The student union at University of York in the United Kingdom will pay £1,000 ($1,370) in compensation and issue a public apology to a York law student who experienced anti-Semitic abuse.

“The experience has been so depressing,”  Zachary Confino, 21, told The Sunday Times. “It ruined my experience at university. I can never get that time back.”

The compensation for Confino is reportedly the first time a British university has ever made a payment of this kind. A university spokesman said the “token payment” and apology came as a result of mediation between Confino and the student union.

“The university is committed to preserving the right to freedom of expression while also combating anti-Semitism, Islamophobia, and any other form of race hate. To this end, we have signed joint statements with both the Jewish Society and the Islamic Society on campus. We welcome students from all backgrounds, faiths and nationalities in our diverse community,” the spokesman said.

The nature of the abuse or the perpetrators’ identity was not disclosed.

Former archbishop of Canterbury Rowan Williams intervened in the Confino matter by writing to UK Minister of State for Universities and Science Jo Johnson about his concerns over the British government’s “muted” response to complaints of rising anti-Semitism at British universities.

Williams also wrote to Confino, calling anti-Semitism “one of the most ancient and poisonous” forms of hate speech.

“It (anti-Semitism) is truly appalling stuff, but sadly seems not to be that unusual at the moment,” Williams wrote.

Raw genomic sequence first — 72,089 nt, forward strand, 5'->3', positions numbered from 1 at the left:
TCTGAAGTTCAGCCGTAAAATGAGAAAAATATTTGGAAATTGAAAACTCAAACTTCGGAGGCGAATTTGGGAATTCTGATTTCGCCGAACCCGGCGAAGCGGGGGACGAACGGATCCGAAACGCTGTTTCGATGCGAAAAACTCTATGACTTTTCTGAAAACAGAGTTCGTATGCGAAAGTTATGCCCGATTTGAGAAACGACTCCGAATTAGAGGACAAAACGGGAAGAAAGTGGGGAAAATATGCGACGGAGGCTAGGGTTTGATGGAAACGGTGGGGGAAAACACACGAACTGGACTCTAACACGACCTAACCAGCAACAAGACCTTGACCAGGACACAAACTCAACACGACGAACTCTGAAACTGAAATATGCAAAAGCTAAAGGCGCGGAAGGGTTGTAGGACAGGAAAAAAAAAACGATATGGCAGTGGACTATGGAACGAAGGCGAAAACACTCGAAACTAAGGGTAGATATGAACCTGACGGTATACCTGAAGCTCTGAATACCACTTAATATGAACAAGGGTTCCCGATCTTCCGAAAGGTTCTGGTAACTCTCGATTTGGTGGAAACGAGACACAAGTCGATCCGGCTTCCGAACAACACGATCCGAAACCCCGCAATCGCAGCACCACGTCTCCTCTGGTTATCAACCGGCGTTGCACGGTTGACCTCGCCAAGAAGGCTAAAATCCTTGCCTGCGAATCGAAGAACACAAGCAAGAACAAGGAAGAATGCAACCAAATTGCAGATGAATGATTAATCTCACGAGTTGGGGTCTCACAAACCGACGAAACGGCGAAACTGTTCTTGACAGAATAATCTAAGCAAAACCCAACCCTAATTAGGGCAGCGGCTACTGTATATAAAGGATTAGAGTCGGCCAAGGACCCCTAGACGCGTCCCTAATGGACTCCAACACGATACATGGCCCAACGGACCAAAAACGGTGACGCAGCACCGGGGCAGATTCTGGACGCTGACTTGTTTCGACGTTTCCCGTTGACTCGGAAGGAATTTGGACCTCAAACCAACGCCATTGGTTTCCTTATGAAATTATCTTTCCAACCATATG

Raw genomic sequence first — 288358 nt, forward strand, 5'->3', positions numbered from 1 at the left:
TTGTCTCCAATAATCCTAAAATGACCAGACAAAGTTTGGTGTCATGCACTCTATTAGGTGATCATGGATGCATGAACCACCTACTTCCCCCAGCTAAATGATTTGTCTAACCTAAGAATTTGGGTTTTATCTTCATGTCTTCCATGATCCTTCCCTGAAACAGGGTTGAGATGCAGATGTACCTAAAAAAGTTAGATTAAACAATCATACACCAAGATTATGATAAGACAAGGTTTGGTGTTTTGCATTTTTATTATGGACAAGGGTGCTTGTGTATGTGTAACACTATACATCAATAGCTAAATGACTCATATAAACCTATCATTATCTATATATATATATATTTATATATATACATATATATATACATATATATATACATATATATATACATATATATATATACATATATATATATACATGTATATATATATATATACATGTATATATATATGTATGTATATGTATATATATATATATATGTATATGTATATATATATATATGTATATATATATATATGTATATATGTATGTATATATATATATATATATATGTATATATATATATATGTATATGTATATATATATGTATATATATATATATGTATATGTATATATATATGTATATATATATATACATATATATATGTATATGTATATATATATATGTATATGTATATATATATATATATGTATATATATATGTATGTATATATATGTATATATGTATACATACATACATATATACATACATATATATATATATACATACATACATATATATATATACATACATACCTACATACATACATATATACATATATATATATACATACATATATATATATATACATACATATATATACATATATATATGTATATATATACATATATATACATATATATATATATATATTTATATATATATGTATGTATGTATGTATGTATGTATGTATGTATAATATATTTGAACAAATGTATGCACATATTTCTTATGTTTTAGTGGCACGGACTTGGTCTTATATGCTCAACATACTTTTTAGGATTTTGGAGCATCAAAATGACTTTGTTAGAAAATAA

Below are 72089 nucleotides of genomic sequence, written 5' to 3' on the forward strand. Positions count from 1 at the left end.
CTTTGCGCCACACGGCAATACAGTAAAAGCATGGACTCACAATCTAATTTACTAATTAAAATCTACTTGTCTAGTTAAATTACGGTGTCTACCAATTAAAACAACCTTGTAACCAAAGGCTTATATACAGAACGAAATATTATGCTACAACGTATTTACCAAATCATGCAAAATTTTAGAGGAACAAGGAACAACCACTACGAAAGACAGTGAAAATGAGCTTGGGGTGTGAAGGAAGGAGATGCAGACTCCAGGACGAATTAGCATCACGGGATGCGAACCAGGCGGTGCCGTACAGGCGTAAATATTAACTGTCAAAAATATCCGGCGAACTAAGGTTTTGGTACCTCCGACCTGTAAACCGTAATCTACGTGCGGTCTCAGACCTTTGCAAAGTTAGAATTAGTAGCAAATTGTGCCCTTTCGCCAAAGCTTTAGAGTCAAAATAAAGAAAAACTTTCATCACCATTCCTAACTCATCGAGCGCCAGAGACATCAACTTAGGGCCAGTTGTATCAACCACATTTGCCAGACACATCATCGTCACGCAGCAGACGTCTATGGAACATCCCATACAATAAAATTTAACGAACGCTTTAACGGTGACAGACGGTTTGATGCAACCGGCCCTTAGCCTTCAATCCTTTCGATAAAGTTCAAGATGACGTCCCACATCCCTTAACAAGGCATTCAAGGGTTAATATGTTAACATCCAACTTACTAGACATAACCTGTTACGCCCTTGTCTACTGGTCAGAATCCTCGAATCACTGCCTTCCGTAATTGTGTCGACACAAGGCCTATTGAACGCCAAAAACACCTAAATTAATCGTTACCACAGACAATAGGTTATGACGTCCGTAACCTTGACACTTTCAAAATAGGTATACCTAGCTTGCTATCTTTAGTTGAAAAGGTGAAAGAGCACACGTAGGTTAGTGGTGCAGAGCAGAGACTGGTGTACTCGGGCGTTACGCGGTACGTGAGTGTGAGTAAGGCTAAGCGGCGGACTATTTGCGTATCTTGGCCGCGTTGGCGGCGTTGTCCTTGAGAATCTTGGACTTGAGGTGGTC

High Volume of Anti-Semitic Incidents in the UK

A report on anti-Semitic incidents recorded in 2015 in the United Kingdom reveals that despite government efforts to combat the phenomenon, the volume of incidents remains alarmingly high.

The Community Security Trust (CST) of British Jewry recorded 924 anti-Semitic incidents in 2015, the third-highest annual total ever recorded.

The Jewish community watchdog said it was likely that there was significant under-reporting of anti-Semitic incidents to both the CST and to police, and that the number of anti-Semitic incidents that took place is significantly higher than the number recorded in this report.

There were 86 violent anti-Semitic assaults reported to CST in 2015, an increase of six per cent from the 81 anti-Semitic assaults recorded in 2014 and the highest number since 2011, when CST recorded 95 violent attacks.

The most common single type of anti-Semitic incident in 2015 involved verbal abuse directed at random Jewish people in public.

By: and United with Israel Staff